• Emm says:

        I meant the billionaires *can’t* become trillionairs. They want to make the largest profit on the cheap as fast as they can. If I was Bezos I would be putting 99% of my wealth into the environment honestly. What’s the point of all of this if we aren’t going to have a planet left in less then 100 years?

  3. Liz says:

    I really like Harry and I cringe when he talks publicly about environmentalism because he absolutely won’t be able to win. Anyone with an enormous footprint (as most extremely wealthy people have) will always come across looking hypocritical when they try to address environmental action, and I think the optics of hypocrisy make regular people tune out. Harry, in particular, will be drug because the BM hates him and his message will be lost.

    • Amy Bee says:

      Same goes for environmental champions Charles and William. There is a lot of hypocrisy in the climate change debate. Most of the products that people consume are damaging to the environment but I still think a conversation is necessary.

      The conversation that people should be having is about the enormous damage that capitalism and colonialism have done to the planet. Not sure anyone is ready for that conversation.

      • Mac says:

        People all over the world are having conversations about capitalism and neocolonialism because colonialism certainly has not stopped and capitalism grows more ravenous by the day. Both create tremendous barriers for poor countries, many of which are on the front lines of the climate crisis even though they are least responsible for it.

        Harry sounds like Katie Holmes. It’s nice that he is enjoying his time during the pandemic but the rest of us are struggling to stay above water.

      • Elizabeth says:

        Exactly. It’s the big corporations that are the big polluters and they won’t stop. The biggest impact is on the poor and marginalized, so those in power have little incentive really to make a difference.

      • Mac says:

        @Elizabeth – That’s why people like Harry should be centering the voices of those on the frontline. As long as they remain voiceless, nothing will change.

    • MsIam says:

      Do you cringe when someone like Bill Gates talks about the environment too? Because nothing has driven the consumption of energy like the explosive growth of the tech industry. By your logic, only goat herders who live in tents can speak out. We all live on the same planet, so we all have a stake.

      • Mac says:

        Microsoft is in the process of transitioning to clean energy and mitigating their entire carbon footprint since the launch of the company. They get that they have a stake and are taking action.

      • mrsBump says:

        “nothing has driven consumption of energy than the explosive growth of the tech industry?”
        would you care to expand upon this?
        The biggest culprits are to date : transportation, electricity ( which pre-dates the use of computers), agriculture, heating etc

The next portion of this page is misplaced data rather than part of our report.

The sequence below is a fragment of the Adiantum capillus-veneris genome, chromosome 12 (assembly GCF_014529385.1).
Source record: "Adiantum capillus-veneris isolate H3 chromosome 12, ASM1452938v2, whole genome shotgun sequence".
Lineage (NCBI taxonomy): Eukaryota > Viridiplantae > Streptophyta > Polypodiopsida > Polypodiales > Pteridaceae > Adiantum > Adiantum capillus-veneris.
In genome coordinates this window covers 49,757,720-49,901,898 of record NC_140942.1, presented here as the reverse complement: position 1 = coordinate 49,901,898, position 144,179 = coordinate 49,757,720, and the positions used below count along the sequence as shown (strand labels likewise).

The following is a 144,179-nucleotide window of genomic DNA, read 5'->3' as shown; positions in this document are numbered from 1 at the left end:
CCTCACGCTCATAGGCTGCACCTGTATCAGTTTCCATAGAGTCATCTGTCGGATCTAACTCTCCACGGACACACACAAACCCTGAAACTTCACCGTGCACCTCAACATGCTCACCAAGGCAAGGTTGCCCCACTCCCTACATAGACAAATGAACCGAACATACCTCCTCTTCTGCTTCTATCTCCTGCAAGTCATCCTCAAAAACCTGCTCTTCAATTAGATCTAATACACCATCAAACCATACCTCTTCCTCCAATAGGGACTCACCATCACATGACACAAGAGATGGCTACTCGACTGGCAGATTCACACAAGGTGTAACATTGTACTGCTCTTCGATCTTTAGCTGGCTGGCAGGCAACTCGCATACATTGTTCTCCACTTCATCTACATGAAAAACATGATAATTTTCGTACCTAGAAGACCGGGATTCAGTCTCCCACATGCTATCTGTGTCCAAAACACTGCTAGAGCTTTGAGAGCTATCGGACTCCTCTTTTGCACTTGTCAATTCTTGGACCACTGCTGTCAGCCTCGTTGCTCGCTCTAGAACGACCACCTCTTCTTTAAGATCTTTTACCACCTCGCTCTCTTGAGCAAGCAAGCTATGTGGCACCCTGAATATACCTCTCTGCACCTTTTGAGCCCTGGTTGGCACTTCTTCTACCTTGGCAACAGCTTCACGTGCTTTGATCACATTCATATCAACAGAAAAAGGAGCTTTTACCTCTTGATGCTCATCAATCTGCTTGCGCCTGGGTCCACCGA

• Lorelei says:

      @Liz I literally (not exaggerating!) cringed when I saw this headline. Anyone who reads CB regularly knows that I’m 100% Team Sussex, but even I think this comes off as a bit tone deaf.

      As we already discussed, Meghan’s essay was the ONE thing the family & press avoided trashing her for, and it seems like Harry just handed them some ammunition— because most people do only read headlines, and I bet many will shriek about how hypocritical it is for him to mention having children in this context while they’re clearly trying for more. Or at the very least they’ll use it as one more excuse to write off anything he says, and his message will be lost in all of this drama the media creates, which is a shame.

      To be clear this is not what *I* think, I’m just so used to them being smeared that by now it’s easy to anticipate what they’ll seize on. It’s obviously a worthy message, but was Harry the right person to give it and was the right time now? Idk.

      • Liz says:

        @Lorelei – yes, I hate that he gave them the ammunition to go after him. We know they will gleefully load up and take aim at him and drag Meghan in as well.

        That’s why I cringe when he talks about the environment specifically. It’s way too easy to call a rich person who uses private jets and lives in a mansion hypocritical and have that accusation actually make sense to logically-minded people. RRs will always call them hypocrites over things that make no sense (asking for privacy), but anyone with a brain knows that accusation has no teeth. There’s actually some logic to the argument that his footprint is too huge for him to be asking plebes to make changes, and that makes him look bad to people that otherwise would listen to him.

      • Chica says:

        There is litrally very few things with exception to tragedy that Harry and Meghan can talk about and not be trashed and gaslit by their naysayers, so why in heaven should they stop speaking/advocating for things they care about because of these toxic a-holes? That would be exactly what those naysayers want: for them to be quiet and disappear.

        I think the complaints about them are on this are unwarranted.